As a writer for this newspaper, I was asked to leave by the executive marketing director, Renee McIlwain. She threw in a "how did you find out about us?" for good measure. She said the only way to be welcomed at the meetings is to be invited by someone who already belongs to the organization. Numerous phone calls to McIlwain and to Isaac J. Smith, president of Metropolitan Grapevine, and Andy Williams, chief executive of Metropolitan Grapevine, were not returned. Clearly, this is an opportunity they would prefer I walk away from.

But other people in the local real estate business do want to talk about this organization, though they fear their professional reputations could be tainted if they're quoted by name. Some told me they're trying to wave off friends and relatives who have been invited to join. And some expressed concern that, if they're not careful, they could get into legal trouble if they represent sellers who accept an offer from someone involved in Metro Dream Homes.

One real estate agent in Upper Marlboro shared details of a transaction last September in which she represented the sellers of a three-bedroom house in Bowie. The agent representing the buyer in that deal was McIlwain, the publicity-shy marketing director for Metro Dream Homes. At the time of the transaction, McIlwain was an agent with Century 21 AAA Realty, according to multiple-listing-service records. She now is an agent with Re/Max Colonial Homes in Fort Washington.

It was an unusual home sale. The four-year-old house in the Fairwood neighborhood in Bowie was originally listed at $714,000 in April 2006, according to local multiple-listing-service records. The listing agent said that, after one contract fell through, the sellers lowered their asking price to $689,000. They finally sold in September to a Metro Dream Homes buyer, represented by McIlwain, for $750,000, with the sellers giving a subsidy of $71,225 back to the Dream Homes program. Accounting for that subsidy, the sellers walked away with $678,775 (before real estate commissions). But the buyers took out a new mortgage for the full $750,000. And Metro Dream Homes got $71,225. That's right: The buyers paid more than the asking price, with a 100 percent mortgage and with the extra cash going into the Dream Homes program.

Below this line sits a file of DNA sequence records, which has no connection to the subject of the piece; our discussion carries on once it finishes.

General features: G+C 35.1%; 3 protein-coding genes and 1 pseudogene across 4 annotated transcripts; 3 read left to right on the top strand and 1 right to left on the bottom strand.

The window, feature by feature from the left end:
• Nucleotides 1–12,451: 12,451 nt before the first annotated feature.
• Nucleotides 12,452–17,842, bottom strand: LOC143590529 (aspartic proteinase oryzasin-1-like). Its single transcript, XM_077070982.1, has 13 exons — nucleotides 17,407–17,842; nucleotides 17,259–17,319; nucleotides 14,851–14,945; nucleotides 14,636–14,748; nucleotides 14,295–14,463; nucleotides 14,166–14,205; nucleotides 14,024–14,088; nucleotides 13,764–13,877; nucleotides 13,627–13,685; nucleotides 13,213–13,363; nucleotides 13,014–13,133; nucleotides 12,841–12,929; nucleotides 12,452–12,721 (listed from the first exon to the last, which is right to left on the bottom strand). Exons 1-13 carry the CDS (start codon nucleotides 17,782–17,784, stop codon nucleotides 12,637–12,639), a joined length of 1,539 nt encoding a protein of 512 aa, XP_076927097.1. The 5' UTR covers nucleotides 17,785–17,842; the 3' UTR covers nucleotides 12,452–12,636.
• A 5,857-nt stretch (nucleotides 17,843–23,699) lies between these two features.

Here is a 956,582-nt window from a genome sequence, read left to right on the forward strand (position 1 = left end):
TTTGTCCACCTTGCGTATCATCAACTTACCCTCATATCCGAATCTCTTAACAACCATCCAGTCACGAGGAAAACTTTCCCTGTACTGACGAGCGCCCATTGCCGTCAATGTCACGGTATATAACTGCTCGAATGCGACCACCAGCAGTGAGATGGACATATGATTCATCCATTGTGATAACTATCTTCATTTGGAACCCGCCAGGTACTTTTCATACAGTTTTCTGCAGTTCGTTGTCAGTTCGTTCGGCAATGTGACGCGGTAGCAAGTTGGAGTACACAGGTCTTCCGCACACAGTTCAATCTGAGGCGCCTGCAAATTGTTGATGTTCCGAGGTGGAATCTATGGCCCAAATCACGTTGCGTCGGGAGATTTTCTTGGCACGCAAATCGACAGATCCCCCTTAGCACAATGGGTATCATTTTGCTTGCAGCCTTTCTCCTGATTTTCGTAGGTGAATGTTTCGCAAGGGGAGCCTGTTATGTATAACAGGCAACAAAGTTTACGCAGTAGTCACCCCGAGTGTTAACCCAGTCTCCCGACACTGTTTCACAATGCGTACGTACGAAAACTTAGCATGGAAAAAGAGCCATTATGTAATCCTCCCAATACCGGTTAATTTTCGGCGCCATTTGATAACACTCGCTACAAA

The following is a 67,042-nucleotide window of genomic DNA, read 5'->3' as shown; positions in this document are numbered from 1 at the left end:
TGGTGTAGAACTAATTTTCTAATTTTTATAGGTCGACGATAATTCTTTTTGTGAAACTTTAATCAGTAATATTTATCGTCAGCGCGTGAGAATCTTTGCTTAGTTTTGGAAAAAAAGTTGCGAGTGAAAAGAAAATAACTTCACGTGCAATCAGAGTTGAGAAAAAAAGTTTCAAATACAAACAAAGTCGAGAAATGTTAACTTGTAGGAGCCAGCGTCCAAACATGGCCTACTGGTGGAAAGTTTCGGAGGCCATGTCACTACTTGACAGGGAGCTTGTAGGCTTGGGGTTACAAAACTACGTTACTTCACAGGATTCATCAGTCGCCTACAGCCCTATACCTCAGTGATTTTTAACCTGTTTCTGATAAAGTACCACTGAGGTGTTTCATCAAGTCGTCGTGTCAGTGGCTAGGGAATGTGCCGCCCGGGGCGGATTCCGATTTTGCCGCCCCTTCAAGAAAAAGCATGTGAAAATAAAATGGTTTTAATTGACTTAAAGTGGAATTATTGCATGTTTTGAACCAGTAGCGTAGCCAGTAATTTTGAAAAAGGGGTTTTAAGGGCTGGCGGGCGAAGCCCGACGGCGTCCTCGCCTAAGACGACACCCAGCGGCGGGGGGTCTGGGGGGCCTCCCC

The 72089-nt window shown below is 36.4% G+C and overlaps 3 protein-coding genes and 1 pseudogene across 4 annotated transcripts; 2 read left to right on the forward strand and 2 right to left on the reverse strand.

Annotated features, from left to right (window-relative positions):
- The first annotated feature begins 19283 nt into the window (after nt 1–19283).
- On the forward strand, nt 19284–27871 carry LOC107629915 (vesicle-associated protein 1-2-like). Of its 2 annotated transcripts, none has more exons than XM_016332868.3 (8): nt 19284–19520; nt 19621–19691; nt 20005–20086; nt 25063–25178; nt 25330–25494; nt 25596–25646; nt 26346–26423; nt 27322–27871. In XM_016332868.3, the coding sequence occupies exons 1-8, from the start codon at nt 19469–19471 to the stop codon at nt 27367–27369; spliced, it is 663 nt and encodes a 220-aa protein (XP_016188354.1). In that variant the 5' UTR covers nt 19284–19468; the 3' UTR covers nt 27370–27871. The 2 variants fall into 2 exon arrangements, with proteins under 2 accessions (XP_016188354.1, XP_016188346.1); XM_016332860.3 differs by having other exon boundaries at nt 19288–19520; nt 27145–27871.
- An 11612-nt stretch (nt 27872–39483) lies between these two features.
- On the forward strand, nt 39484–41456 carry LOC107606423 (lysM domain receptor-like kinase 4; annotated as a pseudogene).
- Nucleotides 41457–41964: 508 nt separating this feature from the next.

Now, if every home buyer could figure out a way to make numbers perform such feats, there would be no slump in the housing market. Pay more than the asking price; get your loan payments taken off your hands, and have the loan paid off in five to seven years, going halfsies on the equity at that time. How does that work?

"Why did I think this was going to come back to bite me?" the listing agent said when I asked her about the transaction. She said that she felt uncomfortable with the deal and that she couldn't get anyone to fully explain it to her. But the sellers needed to get the house sold, and the unusually large cash-back amount is noted on public records. An appraiser and a lender approved the numbers. And, really, what seller is going to turn down an offer these days?

For buyers, however, there are many layers of risk. The idea that they're paying 10 to 15 percent of the home's value (whether out of pocket, through a refinance or by paying extra for the house) into the program is just the start.

To participate, buyers sign a joint-venture agreement with an entity called POS Dream Homes, according to a copy of that agreement I obtained. The buyer indemnifies Dream Homes if any legal action ensues from a mortgage application related to the deal. And if the buyer discloses any terms of the agreement, the contract says that could be considered a breach of the agreement. That should give participants pause, because if the deal is off, they would probably need to refinance a home that they bought at a premium, and possibly inflated, price.

And, not least, the contract requires participants to become involved in unspecified ways in the profit-making businesses that Metropolitan Grapevine says will raise the money that pays all those mortgages. These include the ATMs mentioned earlier, a Web-based video e-mail operation and a prepaid debit card (marketed on a Web site that does not disclose related fees or terms related to that card), among other ventures.

Next Sunday, I'll look a little more closely at the umbrella group, Metropolitan Grapevine.

E-mail Elizabeth Razzi atrazzie@washpost.com.

View all comments that have been posted about this article.

© 2007 The Washington Post Company